Taiwanese insurer Shin Kong Life will buy more foreign bonds this year – with the exception of renminbi debt – and will continue to underweight stocks, as it seeks to offset disappointing returns from domestic assets.

Normally, the firm puts about NT$200 billion ($6 billion) of its new cash holdings into investments every year, noted Stan Lee, senior vice president of Shin Kong Financial Holding, the insurer’s parent. This year they will mostly go into foreign bonds given the the latter's higher returns than other asset classes, he said during the group’s first-quarter results announcement.

In the first quarter, the overall return on investment (ROI) of Shin Kong’s foreign fixed income portfolio was 3.5%, as against 0.02% for domestic assets (Taiwan dollar bonds and equities).

Moreover, Lee said Shin Kong Life should buy more foreign bonds before interest rates rise along with the expected rate hike by the US Federal Reserve (see story on today's newsletter, 'Investors struggling with interest rate uncertainty').

This reflects a local trend, with the insurer’s two larger peers – Cathay Life and Fubon Life – also planning to increase their exposure to offshore debt, as recently reported. Taiwan's state pension pool, the Bureau of Labor Funds, is also raising its overseas allocation and recently made its first move into offshore private equity, as reported.

Of Shin Kong Life’s NT$2 trillion ($61 billion) in investable assets, 43.5% are in overseas bonds (up from 42.7% at end-2015) and 13.1% in international bonds, which are foreign-currency bonds issued in Taiwan (11.7% at end-2015).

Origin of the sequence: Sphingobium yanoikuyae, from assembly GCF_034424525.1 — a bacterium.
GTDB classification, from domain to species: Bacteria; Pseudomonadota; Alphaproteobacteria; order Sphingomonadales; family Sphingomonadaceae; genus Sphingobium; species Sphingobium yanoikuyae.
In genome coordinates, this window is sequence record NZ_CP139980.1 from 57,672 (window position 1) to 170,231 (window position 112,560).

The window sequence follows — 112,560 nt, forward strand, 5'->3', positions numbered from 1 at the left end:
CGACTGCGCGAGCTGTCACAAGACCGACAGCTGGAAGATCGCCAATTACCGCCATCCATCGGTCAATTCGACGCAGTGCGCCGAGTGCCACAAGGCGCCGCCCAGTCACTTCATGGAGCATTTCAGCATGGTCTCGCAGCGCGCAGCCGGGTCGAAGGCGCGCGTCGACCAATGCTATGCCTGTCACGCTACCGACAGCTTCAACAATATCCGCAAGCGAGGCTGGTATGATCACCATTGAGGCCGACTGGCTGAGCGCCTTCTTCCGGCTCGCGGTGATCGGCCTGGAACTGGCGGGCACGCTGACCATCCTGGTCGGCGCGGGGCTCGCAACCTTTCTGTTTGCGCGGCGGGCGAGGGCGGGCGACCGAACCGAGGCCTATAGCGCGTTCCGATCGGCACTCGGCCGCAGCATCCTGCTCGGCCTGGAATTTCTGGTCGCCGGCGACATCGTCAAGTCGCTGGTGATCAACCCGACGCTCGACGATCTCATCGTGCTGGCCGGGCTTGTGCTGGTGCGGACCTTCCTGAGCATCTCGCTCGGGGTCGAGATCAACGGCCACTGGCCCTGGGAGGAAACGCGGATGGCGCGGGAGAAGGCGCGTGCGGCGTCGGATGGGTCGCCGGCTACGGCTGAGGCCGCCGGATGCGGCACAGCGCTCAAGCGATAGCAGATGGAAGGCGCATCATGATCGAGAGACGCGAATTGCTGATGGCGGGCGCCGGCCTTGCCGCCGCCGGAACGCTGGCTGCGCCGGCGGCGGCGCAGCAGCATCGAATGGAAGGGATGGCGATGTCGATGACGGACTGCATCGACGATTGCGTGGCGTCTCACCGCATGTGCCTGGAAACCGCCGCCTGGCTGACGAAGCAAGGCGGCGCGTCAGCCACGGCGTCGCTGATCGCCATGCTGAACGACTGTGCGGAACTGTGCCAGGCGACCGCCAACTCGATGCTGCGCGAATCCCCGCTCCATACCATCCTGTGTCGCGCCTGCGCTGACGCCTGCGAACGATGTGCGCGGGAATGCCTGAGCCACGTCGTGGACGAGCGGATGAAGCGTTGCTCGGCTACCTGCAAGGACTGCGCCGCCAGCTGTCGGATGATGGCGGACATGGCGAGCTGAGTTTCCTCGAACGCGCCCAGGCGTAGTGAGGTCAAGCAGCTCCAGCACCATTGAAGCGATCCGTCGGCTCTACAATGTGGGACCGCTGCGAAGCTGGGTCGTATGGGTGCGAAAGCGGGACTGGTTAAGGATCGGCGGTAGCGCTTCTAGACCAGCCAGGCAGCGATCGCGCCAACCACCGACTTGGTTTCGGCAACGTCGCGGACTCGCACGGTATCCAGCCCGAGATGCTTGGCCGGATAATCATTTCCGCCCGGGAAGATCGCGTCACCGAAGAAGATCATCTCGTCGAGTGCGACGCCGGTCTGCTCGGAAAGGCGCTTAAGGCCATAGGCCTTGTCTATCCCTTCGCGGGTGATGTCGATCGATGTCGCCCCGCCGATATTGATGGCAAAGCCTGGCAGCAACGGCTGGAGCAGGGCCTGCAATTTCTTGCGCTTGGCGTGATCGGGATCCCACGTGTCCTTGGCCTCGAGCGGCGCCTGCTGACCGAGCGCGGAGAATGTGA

However, the insurer plans to reduce its holdings of Formosa bonds – renminbi bonds issued in Taiwan – due to a lack of available RMB-hedging tools. Shin Kong Life will sell them or hold them to maturity, rather than buy more.

The direction of Chinese currency has been less predictable of late than in past years. Offshore renminbi hit a two-and-a-half-month low against the dollar yesterday amid weak sentiment on China and the greenback strengthening on growing expectations that a US rate rise may come earlier than expected. 

Moreover, emerging-market debt can provide good returns, but Shin Kong Life will not overweight the asset class, said vice president Lin Han-wei. It will only buy bonds issued in stable markets and by highly rated entities, he added. 

Shin Kong Life’s NT$1.15 trillion of foreign bonds comprise 56.1% corporate bonds, 23% international bonds, 14.1% non-US government agency bonds, 2.5% US government agency bonds and 4.3% mortgage-backed securities. Most are denominated in US dollars.

Some 30% of the foreign bonds were issued in North America, 28% in Europe (mainly the UK, Germany and France), 10% in China, 10% in other Asia-Pacific countries, and the other 22% elsewhere.

Other asset classes
As for stocks, Shin Kong will continue to underweight the asset class in light of market volatility, Lee said. Its equity allocation fell in the first quarter of this year to 10.7% (4.3% overseas equities and 6.4% domestic) from 12.5% at end-2015.

On the alternatives side, Shin Kong does not plan to make any big increases in its $100 million private equity allocation. “We still have space to invest more in this asset class, but do not plan to do so by a large amount,” Lee said, citing caution due to PE’s low liquidity. There is a cap on private equity of 2% of insurers’ investable assets.